By Ian Frood CSC dip
I remember a conversation I had with two PT colleagues of mine, one a Kick boxer and the other a Free-runner. We were talking (well they were talking, I just butted in) about how to improve their performance in their chosen sports. I asked them what they did in their workouts (hoping to find something there and Bingo.) The Free-runner reeled off a Body-building upper body workout and the Kick boxer a corrective posture workout. My first bit of advice was where is the squats? Their responses had me flabbergasted (that’s right you heard it flabbergasted) they both said they didn‘t want bulky thighs as this would slow them down (Hello Mayfly anybody in there, think Mayfly think.) Clearly they have never seen Mike Tyson, Michael MacDonald or any of New Zealand All Blacks, big bulky thighed guys who were/are fast and agile and more importantly powerful. What worried me the most was that this was coming from fitness professionals.
Sorry had to get that off my chest it has been eating away at me for months. As you can guess I hold the Squat in quite high esteem, this was not always the case. I used to avoid them like the plague, but over time and with a little more education I don‘t think I have trained unless I bust out some heavy squats.
What is the squat?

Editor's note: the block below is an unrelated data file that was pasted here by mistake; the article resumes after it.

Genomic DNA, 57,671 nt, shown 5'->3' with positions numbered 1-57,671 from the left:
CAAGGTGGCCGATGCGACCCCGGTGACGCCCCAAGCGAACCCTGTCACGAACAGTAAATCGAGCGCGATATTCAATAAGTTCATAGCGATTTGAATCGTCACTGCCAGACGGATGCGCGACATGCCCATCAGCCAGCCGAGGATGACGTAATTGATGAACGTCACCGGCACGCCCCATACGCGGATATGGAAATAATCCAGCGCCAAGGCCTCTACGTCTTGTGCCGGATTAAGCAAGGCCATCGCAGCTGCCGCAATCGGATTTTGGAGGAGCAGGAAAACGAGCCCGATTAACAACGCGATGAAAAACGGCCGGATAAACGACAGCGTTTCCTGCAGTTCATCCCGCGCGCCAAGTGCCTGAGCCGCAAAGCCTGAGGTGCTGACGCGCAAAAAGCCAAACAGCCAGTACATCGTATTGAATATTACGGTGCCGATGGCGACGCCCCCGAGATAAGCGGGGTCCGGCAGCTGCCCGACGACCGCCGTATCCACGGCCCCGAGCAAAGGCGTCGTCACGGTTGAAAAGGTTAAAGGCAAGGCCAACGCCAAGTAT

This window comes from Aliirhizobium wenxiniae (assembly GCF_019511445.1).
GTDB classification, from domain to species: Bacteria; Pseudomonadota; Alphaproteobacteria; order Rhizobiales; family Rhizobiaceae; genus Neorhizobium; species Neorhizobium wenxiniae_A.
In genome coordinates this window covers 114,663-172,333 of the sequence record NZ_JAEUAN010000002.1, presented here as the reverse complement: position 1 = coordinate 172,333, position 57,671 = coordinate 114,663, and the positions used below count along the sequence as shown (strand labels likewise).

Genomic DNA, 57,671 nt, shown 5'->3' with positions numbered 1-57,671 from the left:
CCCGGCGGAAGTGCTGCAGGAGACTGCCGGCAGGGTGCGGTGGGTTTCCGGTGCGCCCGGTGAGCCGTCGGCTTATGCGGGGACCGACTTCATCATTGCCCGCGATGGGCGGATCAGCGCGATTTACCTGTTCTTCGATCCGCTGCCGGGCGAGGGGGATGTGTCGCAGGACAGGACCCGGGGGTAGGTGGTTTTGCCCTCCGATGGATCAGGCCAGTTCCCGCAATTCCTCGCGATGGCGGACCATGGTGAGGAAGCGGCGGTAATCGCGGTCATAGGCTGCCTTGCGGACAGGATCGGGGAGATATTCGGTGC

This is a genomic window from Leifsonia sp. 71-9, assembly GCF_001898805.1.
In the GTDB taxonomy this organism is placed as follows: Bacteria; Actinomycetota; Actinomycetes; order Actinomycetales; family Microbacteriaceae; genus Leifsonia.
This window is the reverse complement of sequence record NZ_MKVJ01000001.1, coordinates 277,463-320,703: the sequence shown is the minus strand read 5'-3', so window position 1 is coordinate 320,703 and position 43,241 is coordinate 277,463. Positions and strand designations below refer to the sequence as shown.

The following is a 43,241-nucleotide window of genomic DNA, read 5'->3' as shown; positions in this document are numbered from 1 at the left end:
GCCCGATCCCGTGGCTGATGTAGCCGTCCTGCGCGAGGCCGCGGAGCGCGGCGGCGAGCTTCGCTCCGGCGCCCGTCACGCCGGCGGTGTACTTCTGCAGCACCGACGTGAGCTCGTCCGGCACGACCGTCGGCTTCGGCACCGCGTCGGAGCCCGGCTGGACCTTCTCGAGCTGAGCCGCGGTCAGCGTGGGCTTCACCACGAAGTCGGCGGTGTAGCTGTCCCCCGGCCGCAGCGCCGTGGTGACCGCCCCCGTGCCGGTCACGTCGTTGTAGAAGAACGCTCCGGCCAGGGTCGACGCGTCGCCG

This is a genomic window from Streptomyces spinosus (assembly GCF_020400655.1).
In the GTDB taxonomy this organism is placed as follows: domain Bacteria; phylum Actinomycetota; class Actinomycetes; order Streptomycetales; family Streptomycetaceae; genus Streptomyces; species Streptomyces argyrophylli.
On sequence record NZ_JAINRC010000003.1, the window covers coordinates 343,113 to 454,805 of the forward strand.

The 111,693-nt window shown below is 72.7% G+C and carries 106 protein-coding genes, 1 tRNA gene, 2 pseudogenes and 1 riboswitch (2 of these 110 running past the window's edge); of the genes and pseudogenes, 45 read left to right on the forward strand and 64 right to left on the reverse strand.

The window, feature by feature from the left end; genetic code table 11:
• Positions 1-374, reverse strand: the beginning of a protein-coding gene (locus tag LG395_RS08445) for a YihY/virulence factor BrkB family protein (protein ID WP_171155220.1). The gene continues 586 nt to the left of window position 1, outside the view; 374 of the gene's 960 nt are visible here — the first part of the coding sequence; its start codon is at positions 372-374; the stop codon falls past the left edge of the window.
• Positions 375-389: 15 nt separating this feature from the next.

“ In Strength training the squat is an exercise that trains primarily the muscles of the thighs, hips and buttocks, as well as strengthening the bones, ligaments and insertion of the tendons throughout the lower body. Squats are considered a vital exercise for increasing the strength and size of the legs and buttocks
What should you lift?
A well respected strength coach once told me when I asked him how much you should lift, and I quote “A decently strong athlete should be able to squat ……………………………………….. (note I added the pause for dramatic effect) twice their Bodyweight!)
That’s right twice your bodyweight.
If you want a more powerful punch or kick, stronger shots and take downs, then you better get squatting. Experts recommend before you do any kind of power work or plyometrics, a base level of squat strength is required of at least 1.5 times your bodyweight. Power is developed in the lower body and is transferred where it is required. So having strong quads and hamstrings is a must.
The movement begins from a standing position. Weights are often used, either in the hand or as a bar braced across the trapezius muscle in the upper back. The movement involves bending the knees and hips to lower the torso and accompanying weight, then returning to the upright position. The squat can continue to a number of depths. Quarter squats do not bring the thighs parallel to the ground, while parallel squats do. Most training occurs between a parallel and a quarter squat, but depends on training level, skill, and purpose of the exercise. Squatting below parallel qualifies a squat as deep while squatting above it qualifies as shallow.
As the body descends, the hips and knees undergo flexion, the ankle dorsiflexes and muscles around the joint contract eccentrically, reaching maximal contraction at the bottom of the movement while slowing and reversing descent. The muscles around the ankle work to provide stability. Returning to vertical contracts the muscles concentrically, and the hips and knees undergo extension while the ankle plantarflexes.
- Taken from Wikipedia
So there you have it folks if you want to improve performance, a good starting point is to get squatting.
Ian Frood CSC Dip
“Train hard, Train Smart”